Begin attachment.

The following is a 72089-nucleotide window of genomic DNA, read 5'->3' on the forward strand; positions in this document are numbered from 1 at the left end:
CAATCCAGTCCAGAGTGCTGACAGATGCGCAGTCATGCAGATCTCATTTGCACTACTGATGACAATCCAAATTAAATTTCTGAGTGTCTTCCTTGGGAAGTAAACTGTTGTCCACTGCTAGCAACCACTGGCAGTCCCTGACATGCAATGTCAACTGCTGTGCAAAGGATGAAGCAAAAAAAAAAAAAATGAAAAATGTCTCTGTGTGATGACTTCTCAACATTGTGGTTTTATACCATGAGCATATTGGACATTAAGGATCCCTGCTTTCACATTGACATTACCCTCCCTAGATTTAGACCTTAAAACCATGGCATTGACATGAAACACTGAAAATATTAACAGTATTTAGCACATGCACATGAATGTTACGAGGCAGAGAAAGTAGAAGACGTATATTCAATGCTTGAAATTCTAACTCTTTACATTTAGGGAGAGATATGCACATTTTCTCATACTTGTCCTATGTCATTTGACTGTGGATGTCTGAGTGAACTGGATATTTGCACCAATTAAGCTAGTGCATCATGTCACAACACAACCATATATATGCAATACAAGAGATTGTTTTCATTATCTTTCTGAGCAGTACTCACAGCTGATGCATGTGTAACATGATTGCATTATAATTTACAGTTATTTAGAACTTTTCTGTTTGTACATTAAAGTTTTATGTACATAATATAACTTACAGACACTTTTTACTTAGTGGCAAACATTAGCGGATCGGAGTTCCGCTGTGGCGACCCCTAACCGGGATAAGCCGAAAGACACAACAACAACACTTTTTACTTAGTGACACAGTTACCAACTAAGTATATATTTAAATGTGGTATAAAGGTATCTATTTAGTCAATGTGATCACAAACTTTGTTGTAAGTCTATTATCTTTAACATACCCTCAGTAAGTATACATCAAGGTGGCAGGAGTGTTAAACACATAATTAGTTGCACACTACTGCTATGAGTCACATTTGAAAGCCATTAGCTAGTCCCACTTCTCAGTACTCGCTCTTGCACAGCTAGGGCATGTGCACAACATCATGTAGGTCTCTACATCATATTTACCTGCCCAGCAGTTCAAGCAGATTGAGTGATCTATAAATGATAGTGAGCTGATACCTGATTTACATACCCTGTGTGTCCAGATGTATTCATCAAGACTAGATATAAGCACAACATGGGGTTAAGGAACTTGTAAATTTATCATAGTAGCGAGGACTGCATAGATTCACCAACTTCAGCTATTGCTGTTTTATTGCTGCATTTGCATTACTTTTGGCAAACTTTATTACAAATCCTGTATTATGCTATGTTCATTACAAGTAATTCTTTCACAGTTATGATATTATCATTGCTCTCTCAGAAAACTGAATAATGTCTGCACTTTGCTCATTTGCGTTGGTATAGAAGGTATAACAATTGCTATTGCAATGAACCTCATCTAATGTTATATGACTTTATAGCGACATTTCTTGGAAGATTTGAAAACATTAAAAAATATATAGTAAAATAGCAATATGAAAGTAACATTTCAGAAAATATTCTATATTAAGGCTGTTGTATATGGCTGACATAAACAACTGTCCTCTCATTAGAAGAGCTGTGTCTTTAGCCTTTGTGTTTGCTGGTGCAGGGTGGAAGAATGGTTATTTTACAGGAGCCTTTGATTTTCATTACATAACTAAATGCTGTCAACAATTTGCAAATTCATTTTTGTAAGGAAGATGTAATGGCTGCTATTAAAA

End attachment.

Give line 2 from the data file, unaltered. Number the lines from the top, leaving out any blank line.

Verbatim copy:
CAATCCAGTCCAGAGTGCTGACAGATGCGCAGTCATGCAGATCTCATTTGCACTACTGATGACAATCCAAATTAAATTTCTGAGTGTCTTCCTTGGGAAGTAAACTGTTGTCCACTGCTAGCAACCACTGGCAGTCCCTGACATGCAATGTCAACTGCTGTGCAAAGGATGAAGCAAAAAAAAAAAAAATGAAAAATGTCTCTGTGTGATGACTTCTCAACATTGTGGTTTTATACCATGAGCATATTGGACATTAAGGATCCCTGCTTTCACATTGACATTACCCTCCCTAGATTTAGACCTTAAAACCATGGCATTGACATGAAACACTGAAAATATTAACAGTATTTAGCACATGCACATGAATGTTACGAGGCAGAGAAAGTAGAAGACGTATATTCAATGCTTGAAATTCTAACTCTTTACATTTAGGGAGAGATATGCACATTTTCTCATACTTGTCCTATGTCATTTGACTGTGGATGTCTGAGTGAACTGGATATTTGCACCAATTAAGCTAGTGCATCATGTCACAACACAACCATATATATGCAATACAAGAGATTGTTTTCATTATCTTTCTGAGCAGTACTCACAGCTGATGCATGTGTAACATGATTGCATTATAATTTACAGTTATTTAGAACTTTTCTGTTTGTACATTAAAGTTTTATGTACATAATATAACTTACAGACACTTTTTACTTAGTGGCAAACATTAGCGGATCGGAGTTCCGCTGTGGCGACCCCTAACCGGGATAAGCCGAAAGACACAACAACAACACTTTTTACTTAGTGACACAGTTACCAACTAAGTATATATTTAAATGTGGTATAAAGGTATCTATTTAGTCAATGTGATCACAAACTTTGTTGTAAGTCTATTATCTTTAACATACCCTCAGTAAGTATACATCAAGGTGGCAGGAGTGTTAAACACATAATTAGTTGCACACTACTGCTATGAGTCACATTTGAAAGCCATTAGCTAGTCCCACTTCTCAGTACTCGCTCTTGCACAGCTAGGGCATGTGCACAACATCATGTAGGTCTCTACATCATATTTACCTGCCCAGCAGTTCAAGCAGATTGAGTGATCTATAAATGATAGTGAGCTGATACCTGATTTACATACCCTGTGTGTCCAGATGTATTCATCAAGACTAGATATAAGCACAACATGGGGTTAAGGAACTTGTAAATTTATCATAGTAGCGAGGACTGCATAGATTCACCAACTTCAGCTATTGCTGTTTTATTGCTGCATTTGCATTACTTTTGGCAAACTTTATTACAAATCCTGTATTATGCTATGTTCATTACAAGTAATTCTTTCACAGTTATGATATTATCATTGCTCTCTCAGAAAACTGAATAATGTCTGCACTTTGCTCATTTGCGTTGGTATAGAAGGTATAACAATTGCTATTGCAATGAACCTCATCTAATGTTATATGACTTTATAGCGACATTTCTTGGAAGATTTGAAAACATTAAAAAATATATAGTAAAATAGCAATATGAAAGTAACATTTCAGAAAATATTCTATATTAAGGCTGTTGTATATGGCTGACATAAACAACTGTCCTCTCATTAGAAGAGCTGTGTCTTTAGCCTTTGTGTTTGCTGGTGCAGGGTGGAAGAATGGTTATTTTACAGGAGCCTTTGATTTTCATTACATAACTAAATGCTGTCAACAATTTGCAAATTCATTTTTGTAAGGAAGATGTAATGGCTGCTATTAAAA